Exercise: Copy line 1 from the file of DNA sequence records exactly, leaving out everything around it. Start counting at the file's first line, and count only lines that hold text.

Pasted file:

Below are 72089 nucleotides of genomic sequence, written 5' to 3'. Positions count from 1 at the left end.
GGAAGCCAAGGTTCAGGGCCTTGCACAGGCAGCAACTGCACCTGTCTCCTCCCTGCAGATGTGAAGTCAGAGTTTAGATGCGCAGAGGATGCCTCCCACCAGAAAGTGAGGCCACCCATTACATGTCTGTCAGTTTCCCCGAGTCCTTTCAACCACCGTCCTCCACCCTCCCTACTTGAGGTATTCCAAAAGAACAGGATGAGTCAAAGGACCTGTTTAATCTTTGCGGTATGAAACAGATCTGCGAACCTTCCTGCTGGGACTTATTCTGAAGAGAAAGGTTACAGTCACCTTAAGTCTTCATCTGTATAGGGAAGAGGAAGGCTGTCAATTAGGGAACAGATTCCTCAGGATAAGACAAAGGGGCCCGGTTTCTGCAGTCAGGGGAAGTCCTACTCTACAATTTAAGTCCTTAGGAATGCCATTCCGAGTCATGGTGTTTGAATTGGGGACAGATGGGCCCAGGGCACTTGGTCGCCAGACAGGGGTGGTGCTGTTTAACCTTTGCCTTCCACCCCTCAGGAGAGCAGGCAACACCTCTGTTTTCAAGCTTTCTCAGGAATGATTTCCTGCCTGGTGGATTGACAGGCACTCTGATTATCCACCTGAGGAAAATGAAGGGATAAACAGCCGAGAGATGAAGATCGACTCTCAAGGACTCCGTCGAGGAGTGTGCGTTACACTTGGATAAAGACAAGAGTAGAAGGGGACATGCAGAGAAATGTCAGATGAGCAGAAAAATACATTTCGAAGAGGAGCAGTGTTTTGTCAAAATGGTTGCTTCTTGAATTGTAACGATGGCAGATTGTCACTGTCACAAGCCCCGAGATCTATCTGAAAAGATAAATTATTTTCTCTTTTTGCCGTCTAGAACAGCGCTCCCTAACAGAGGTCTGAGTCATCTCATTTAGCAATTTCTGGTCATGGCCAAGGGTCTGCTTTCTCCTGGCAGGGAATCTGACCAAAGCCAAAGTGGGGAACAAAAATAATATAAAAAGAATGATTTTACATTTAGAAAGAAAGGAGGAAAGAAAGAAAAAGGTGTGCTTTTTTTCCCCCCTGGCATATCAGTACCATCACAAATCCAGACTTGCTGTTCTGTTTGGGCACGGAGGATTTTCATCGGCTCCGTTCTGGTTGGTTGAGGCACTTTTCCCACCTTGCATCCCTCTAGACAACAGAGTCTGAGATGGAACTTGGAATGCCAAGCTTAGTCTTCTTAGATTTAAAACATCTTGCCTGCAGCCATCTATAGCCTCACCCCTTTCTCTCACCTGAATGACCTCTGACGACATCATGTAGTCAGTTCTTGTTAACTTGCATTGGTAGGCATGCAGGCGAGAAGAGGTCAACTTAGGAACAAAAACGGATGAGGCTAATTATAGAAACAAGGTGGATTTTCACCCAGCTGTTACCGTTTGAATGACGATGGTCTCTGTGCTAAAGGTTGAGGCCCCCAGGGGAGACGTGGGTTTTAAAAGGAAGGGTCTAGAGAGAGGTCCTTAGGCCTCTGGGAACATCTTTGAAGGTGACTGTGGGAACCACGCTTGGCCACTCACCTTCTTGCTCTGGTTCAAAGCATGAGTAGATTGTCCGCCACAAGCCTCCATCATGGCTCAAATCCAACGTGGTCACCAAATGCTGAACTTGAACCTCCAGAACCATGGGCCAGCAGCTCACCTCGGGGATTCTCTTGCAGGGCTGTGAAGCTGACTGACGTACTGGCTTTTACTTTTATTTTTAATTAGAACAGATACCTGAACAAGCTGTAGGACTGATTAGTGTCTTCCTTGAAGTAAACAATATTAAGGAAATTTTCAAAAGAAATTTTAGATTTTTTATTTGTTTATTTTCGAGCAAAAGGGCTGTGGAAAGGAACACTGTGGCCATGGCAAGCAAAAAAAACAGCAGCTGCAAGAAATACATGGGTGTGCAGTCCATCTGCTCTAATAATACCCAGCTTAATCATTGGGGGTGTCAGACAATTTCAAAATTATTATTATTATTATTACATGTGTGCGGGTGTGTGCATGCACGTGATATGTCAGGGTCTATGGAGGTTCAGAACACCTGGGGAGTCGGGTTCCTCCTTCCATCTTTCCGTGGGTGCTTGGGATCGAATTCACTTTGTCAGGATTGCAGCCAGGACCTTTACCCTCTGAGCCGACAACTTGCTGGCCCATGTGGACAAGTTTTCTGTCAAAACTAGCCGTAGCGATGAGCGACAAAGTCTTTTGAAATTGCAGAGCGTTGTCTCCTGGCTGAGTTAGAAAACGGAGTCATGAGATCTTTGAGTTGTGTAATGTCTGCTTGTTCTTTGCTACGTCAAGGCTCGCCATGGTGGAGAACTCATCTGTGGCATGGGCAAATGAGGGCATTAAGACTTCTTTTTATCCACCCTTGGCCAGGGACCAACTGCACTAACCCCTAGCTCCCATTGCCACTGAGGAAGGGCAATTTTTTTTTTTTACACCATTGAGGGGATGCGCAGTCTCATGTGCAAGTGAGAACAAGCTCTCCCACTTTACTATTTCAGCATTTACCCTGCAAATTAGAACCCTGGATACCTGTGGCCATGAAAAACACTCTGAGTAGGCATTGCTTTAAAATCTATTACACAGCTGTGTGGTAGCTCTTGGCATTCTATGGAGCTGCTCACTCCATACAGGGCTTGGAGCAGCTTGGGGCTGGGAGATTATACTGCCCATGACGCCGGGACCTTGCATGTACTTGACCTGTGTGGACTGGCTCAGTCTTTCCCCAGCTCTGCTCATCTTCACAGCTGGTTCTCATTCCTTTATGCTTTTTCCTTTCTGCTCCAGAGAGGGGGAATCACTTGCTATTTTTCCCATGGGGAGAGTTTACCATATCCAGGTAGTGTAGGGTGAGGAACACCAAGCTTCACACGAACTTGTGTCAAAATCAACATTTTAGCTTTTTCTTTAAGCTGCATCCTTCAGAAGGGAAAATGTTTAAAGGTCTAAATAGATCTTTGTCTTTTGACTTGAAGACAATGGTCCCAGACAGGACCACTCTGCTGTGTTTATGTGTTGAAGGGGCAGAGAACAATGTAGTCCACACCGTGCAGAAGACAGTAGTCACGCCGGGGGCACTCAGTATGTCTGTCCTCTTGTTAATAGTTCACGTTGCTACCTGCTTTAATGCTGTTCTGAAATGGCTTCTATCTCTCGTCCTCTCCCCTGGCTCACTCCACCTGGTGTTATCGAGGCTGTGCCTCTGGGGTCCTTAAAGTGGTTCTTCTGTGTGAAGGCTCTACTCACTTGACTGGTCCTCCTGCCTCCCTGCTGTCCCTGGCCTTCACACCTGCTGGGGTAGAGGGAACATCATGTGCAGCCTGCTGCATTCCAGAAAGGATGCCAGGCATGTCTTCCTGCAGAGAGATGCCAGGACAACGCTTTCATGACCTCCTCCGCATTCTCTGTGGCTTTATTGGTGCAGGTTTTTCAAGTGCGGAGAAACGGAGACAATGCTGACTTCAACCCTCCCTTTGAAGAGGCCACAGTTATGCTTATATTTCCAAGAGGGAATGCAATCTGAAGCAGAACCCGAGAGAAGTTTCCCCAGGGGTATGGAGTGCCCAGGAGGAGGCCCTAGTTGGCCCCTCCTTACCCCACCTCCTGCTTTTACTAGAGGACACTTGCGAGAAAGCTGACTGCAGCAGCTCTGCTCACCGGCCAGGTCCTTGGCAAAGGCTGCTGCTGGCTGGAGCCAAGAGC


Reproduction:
Below are 72089 nucleotides of genomic sequence, written 5' to 3'. Positions count from 1 at the left end.